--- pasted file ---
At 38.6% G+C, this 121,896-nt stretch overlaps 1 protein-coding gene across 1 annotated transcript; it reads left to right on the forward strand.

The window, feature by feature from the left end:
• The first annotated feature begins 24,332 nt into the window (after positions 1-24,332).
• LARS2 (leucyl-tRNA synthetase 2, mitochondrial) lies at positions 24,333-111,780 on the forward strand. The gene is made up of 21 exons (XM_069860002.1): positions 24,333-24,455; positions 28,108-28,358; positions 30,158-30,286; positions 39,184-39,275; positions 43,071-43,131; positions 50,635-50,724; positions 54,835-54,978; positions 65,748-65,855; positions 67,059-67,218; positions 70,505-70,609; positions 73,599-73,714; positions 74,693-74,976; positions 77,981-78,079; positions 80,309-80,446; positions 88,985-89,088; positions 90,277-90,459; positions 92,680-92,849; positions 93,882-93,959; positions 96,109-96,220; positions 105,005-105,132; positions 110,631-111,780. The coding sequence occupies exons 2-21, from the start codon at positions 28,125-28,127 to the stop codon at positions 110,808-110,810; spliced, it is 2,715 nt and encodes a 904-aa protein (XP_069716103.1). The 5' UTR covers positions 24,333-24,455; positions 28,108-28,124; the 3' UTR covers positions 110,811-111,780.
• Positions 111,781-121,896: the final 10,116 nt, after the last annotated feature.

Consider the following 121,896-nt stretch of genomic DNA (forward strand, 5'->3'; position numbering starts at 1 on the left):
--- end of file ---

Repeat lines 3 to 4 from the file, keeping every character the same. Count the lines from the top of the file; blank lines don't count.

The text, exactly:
• The first annotated feature begins 24,332 nt into the window (after positions 1-24,332).
• LARS2 (leucyl-tRNA synthetase 2, mitochondrial) lies at positions 24,333-111,780 on the forward strand. The gene is made up of 21 exons (XM_069860002.1): positions 24,333-24,455; positions 28,108-28,358; positions 30,158-30,286; positions 39,184-39,275; positions 43,071-43,131; positions 50,635-50,724; positions 54,835-54,978; positions 65,748-65,855; positions 67,059-67,218; positions 70,505-70,609; positions 73,599-73,714; positions 74,693-74,976; positions 77,981-78,079; positions 80,309-80,446; positions 88,985-89,088; positions 90,277-90,459; positions 92,680-92,849; positions 93,882-93,959; positions 96,109-96,220; positions 105,005-105,132; positions 110,631-111,780. The coding sequence occupies exons 2-21, from the start codon at positions 28,125-28,127 to the stop codon at positions 110,808-110,810; spliced, it is 2,715 nt and encodes a 904-aa protein (XP_069716103.1). The 5' UTR covers positions 24,333-24,455; positions 28,108-28,124; the 3' UTR covers positions 110,811-111,780.